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Debt Covenants

The Credit Facilities and the indentures governing the 2028 Notes, the 2023 Notes and our 6.125% Senior Notes due 2016 contain covenants that, among other things, require us to maintain compliance with certain financial ratios. At June 30, 2008, we were in compliance with the financial and other covenants contained in those debt agreements. Although there can be no assurances, we believe that we will continue to comply with such debt covenants. Should we fail to comply with one or more of our debt covenants in the future and are unable to remedy the matter, an event of default may result. In that circumstance, we would seek a waiver from our lenders or renegotiate the related debt agreement; however, such renegotiations could subject us to higher interest and financing costs on our debt obligations.

Dividends

As part of the Recapitalization, our Board of Directors declared a special cash dividend, payable on March 1, 2007, of $10.00 per share of common stock, or approximately $2.43 billion in the aggregate. In light of the special cash dividend, we indefinitely suspended all future dividend payments. Additionally, the Credit Facilities restrict our ability to pay cash dividends.

Standby Letters of Credit

On August 1, 2008, we maintained approximately $39.9 million of standby letters of credit in favor of third parties with various expiration dates through May 17, 2009. Should any or all of these letters of credit be drawn upon, we intend to satisfy such obligations with available cash balances, cash provided by operating activities and, if necessary, borrowings under the Revolving Credit Agreement.

Capital Expenditures

We believe that recurring annual operational capital expenditures will approximate six percent of net revenue. Although our long-term business strategy may call for us to acquire hospitals that meet our acquisition criteria, we do not currently anticipate any material acquisitions through December 31, 2009 unless a hospital strategic to our business plan becomes available at a reasonable price. Historically, acquisitions of hospitals accounted for a significant portion of our capital expenditures in any given fiscal year and/or quarter. We generally fund acquisitions, replacement hospital construction and other recurring capital expenditures with available cash balances, cash generated from operating activities, amounts available under revolving credit agreements and proceeds from long-term debt issuances, or a combination thereof.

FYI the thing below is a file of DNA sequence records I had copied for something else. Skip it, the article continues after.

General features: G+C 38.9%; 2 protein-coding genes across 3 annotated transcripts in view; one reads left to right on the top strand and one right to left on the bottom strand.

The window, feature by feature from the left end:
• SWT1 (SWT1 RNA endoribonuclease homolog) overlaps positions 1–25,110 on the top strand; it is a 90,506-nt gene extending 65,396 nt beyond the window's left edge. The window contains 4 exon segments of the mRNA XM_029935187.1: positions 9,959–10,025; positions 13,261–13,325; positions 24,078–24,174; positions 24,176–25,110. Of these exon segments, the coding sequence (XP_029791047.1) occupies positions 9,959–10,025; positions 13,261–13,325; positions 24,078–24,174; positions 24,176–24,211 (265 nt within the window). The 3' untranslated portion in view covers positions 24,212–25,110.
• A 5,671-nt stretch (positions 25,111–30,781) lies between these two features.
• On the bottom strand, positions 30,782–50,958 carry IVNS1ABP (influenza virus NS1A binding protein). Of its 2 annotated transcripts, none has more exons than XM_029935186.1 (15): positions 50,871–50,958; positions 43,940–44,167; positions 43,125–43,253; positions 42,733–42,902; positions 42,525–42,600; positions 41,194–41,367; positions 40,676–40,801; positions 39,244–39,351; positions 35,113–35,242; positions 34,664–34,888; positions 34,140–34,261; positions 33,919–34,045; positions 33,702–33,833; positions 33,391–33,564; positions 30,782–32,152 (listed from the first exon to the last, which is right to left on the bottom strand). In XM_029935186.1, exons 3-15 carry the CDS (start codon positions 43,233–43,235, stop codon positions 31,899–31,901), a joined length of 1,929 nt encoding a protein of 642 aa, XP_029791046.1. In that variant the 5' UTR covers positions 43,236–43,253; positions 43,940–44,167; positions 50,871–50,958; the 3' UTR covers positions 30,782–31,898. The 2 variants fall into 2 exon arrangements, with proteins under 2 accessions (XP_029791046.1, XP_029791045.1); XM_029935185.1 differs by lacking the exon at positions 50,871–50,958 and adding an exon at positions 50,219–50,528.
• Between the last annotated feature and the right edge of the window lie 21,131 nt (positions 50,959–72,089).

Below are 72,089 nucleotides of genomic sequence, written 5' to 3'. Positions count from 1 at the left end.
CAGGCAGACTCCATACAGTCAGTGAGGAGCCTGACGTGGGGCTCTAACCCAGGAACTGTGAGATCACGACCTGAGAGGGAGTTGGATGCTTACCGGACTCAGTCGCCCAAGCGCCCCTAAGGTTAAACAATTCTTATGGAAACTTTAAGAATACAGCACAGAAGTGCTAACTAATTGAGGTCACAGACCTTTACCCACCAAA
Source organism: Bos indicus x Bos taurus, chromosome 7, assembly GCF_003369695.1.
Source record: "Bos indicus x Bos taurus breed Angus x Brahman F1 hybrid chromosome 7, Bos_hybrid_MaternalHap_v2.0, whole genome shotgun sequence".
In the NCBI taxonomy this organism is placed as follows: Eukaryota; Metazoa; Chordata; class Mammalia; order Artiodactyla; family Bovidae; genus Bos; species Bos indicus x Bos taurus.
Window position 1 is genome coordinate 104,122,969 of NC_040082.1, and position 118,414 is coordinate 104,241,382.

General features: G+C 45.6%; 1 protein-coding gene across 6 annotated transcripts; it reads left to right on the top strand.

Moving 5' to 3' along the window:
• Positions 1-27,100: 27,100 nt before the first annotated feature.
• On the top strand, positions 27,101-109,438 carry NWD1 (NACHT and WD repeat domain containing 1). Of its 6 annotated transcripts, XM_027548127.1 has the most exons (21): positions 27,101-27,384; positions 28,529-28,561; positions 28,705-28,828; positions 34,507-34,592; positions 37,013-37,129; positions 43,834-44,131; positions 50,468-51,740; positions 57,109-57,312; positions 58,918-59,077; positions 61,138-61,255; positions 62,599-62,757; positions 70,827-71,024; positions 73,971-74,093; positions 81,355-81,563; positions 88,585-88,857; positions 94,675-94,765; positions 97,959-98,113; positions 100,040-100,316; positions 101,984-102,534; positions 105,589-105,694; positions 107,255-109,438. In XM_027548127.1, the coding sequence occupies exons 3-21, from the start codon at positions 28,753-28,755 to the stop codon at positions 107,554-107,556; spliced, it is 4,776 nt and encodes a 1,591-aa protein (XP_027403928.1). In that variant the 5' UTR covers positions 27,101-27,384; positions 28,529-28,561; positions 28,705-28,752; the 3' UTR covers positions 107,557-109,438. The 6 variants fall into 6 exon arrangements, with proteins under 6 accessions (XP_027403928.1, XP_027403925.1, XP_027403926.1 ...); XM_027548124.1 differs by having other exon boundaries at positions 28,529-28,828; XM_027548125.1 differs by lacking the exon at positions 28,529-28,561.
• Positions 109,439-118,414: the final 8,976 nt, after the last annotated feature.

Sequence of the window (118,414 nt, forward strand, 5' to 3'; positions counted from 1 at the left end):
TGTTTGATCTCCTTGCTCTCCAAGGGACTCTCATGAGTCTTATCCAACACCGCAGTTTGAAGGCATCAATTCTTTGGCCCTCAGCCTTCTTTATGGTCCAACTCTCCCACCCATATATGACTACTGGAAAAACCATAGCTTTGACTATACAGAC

A number of hospital renovation and/or expansion projects were underway on June 30, 2008. We do not believe that any of these projects are individually significant or that they represent, in the aggregate, a substantial commitment of our resources. During the 2008 Six Month Period, we began site preparation work for a replacement hospital at our Monroe, Georgia location. We estimate that the cost of this replacement hospital, which we are contractually obligated to build, will range from $70 million to $80 million over the multi-year construction period.

Hospital Divestitures and Other

As more fully discussed at Note 4 to our Interim Condensed Consolidated Financial Statements in Item 1, we intend to divest (i) Southwest Regional Medical Center, a general acute care hospital in Little Rock, Arkansas that we closed on July 15, 2008, (ii) Gulf Coast Medical Center, a general acute care hospital in Biloxi, Mississippi that we closed on January 1, 2008 and (iii) the Woman’s Center at Dallas Regional Medical Center, a specialty women’s hospital in Mesquite, Texas that we closed on June 1, 2008. However, the timing of such divestitures has not yet been determined.

We intend to use the proceeds from these divestitures and other Strategic Transactions that we may consummate to fund our operations and reduce our outstanding debt.

 

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Contractual Obligations and Off-Balance Sheet Arrangements

As a result of the completion of a private placement of the 2028 Notes and prepayments of $75.3 million of principal under the Term Loan, our long-term debt contractual obligations changed from the amounts disclosed in Item 7 of Part II of our Annual Report on Form 10-K for the year ended December 31, 2007. Note 2 to the Interim Condensed Consolidated Financial Statements in Item 1 contains further discussion of recent changes to our debt structure and is incorporated herein by reference.